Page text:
STRANGER THINGS CAN HAPPEN AT SEA
Captain Lancaster looked every bit the gentleman officer. Apart from his size,
(which was well over one fathom,) his elegant nature and refined speech
couldn’t help but command respect. The burly man from Liverpool who
stood before him was having none of that. He had a wry smirk on his
face. The Captain addressed him in a tone that sounded like an officer
from the film ‘Zulu’;
is the third time you have been caught brawling aboard my ship?"
didn’t answer. The Captains voice then took on a steely edge,
log you or you can come out on deck with me. You decide?"
fell from the deckies face. I could tell from everyone else’s
expression they had never heard a conversation like this. The
Deckie looked the Captain up and down, and then smiled, "I’d
rather go out on deck."
shook his head then stood up and gently pointed an open hand towards the
deck most of the crew were stood around in such a hush it could have
been a prayer meeting. The first mate looked very nervous and the deck
cadet looked so anxious he was about to cry. The Captain turned towards
him, "My jacket?"
garment was halfway down his arms, and with his upper body turned
towards the Mate, The deckie pounced. He lunged forward and smashed two
well-rehearsed punches into the Captain’s head. The Deckie jumped back
expecting the Captain (like most of his victims) to fall. He
squared up and continued in his beautiful accent, "If
that’s the best you can do old chap, your in big trouble."
Captains refinement ended at that point as he turned from Hugh Grant
into Mike Tyson. A few minutes later there was an unconscious Scouser
laid on the deck. None of my friends or the older sailors had ever seen
an episode quite like that before. Then again they do say, stranger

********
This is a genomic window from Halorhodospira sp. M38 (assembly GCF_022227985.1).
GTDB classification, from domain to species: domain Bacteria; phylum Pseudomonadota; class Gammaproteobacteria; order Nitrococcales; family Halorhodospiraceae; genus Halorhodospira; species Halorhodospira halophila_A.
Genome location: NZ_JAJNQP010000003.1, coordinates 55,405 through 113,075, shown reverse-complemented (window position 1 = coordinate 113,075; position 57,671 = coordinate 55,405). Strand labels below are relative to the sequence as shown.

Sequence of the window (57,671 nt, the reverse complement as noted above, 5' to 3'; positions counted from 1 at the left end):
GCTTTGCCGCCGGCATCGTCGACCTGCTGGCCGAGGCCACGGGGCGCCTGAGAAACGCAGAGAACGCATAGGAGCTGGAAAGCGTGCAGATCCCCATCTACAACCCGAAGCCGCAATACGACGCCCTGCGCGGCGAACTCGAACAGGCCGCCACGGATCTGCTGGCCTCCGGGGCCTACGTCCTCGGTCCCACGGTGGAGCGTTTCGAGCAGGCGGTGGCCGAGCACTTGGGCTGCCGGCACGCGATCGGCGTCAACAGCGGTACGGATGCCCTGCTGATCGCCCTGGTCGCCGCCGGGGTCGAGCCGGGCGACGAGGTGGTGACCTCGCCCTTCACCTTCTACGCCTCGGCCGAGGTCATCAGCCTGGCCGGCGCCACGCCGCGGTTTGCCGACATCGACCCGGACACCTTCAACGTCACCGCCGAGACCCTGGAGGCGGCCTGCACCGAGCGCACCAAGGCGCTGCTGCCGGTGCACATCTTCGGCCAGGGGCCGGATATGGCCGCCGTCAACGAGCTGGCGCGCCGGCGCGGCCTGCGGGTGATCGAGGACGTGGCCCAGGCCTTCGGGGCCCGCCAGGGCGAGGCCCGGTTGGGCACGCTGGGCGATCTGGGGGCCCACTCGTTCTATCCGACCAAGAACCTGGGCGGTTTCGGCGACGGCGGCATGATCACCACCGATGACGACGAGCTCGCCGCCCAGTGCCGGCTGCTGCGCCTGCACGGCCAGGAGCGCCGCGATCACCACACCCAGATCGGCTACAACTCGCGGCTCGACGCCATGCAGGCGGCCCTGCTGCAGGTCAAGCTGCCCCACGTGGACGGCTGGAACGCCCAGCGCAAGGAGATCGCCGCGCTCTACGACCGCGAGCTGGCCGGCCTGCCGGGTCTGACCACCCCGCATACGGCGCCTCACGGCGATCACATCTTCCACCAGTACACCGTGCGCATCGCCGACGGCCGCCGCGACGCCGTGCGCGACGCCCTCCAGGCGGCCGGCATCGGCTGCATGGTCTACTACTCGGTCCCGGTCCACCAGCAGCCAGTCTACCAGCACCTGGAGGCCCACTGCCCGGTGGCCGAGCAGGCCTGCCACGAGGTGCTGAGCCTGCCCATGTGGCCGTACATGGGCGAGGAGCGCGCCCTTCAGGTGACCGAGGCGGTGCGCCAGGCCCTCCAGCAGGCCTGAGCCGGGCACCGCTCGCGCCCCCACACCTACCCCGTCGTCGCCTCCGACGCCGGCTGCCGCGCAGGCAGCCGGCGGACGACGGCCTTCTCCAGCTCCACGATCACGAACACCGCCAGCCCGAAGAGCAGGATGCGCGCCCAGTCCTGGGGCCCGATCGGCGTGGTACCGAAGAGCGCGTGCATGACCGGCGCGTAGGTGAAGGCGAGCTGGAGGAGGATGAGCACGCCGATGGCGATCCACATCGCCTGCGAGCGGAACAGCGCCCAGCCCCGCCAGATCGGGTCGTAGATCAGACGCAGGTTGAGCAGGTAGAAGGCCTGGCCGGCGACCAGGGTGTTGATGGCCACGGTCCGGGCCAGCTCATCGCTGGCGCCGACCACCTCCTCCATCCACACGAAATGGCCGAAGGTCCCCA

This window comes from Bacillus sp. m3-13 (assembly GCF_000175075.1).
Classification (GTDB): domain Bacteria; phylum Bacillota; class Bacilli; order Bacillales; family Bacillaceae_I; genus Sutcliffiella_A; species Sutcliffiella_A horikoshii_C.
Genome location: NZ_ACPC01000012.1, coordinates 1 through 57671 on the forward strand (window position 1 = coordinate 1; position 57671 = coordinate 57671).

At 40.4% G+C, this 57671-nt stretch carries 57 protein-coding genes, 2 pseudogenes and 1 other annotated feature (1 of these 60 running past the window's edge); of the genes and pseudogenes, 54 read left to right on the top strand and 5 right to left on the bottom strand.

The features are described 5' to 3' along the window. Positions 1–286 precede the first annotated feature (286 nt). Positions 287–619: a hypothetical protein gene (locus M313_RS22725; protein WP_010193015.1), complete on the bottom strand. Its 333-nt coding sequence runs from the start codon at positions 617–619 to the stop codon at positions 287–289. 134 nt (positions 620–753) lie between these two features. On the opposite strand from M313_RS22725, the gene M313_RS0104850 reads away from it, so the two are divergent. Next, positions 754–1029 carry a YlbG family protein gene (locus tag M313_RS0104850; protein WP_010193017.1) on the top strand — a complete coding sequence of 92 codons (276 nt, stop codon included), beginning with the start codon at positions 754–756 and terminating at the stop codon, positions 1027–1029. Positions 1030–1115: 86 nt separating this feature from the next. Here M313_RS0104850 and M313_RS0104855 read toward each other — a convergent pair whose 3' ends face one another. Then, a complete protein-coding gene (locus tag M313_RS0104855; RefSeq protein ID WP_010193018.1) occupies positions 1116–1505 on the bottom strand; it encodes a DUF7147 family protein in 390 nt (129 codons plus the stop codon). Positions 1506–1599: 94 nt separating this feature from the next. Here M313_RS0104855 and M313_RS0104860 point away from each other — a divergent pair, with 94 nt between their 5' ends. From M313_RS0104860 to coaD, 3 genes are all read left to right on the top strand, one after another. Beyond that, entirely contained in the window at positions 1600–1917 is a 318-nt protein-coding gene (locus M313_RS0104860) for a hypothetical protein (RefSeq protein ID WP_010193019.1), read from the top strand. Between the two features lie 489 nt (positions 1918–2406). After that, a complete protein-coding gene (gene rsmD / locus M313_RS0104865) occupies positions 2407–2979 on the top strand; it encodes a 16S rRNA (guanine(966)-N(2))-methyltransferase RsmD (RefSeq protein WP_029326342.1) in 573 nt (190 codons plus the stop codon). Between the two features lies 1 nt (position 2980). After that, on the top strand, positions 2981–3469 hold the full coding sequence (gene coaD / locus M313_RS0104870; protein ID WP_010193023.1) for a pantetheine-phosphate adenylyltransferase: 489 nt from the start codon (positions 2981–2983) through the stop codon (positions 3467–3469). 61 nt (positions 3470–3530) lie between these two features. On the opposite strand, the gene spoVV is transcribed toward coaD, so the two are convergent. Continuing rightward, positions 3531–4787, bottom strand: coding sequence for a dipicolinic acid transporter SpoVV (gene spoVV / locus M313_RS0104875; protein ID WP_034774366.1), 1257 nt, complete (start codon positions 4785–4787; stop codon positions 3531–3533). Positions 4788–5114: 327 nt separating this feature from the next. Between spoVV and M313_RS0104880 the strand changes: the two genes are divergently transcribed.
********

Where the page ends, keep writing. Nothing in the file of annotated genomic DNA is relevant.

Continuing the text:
things can happen at sea.
life is a strange thing. It is totally unlike normal society. When I
first set out from Knottingley in 1977 people would say to me
"Everyone at sea is gay, and when you go to sea you’ll become gay
too." Of course these statements are ridiculous, not just in their
ignorance but their prejudice too. There were a lot of gay people at
sea, but they only made up about five percent. Plus they weren’t at
sea because they were gay; they were there because they were different.
forty five percent were different too; they could range from junkies,
alcoholics, anyone running away from something horrid, or your plain
common or garden nutcase. The last thing you had to worry about at sea
was if someone was gay. The other fifty percent are people who just
wanted a career at sea, and quite a few of those were weird. The travel
prospects were incredible. As merchant seamen you could visit anywhere
regardless of political or social barriers. Whether it was Albania,
Russia or halfway up the Amazon, if a country needed goods a merchant
vessel could take them. One thing I am sure of from my time at sea is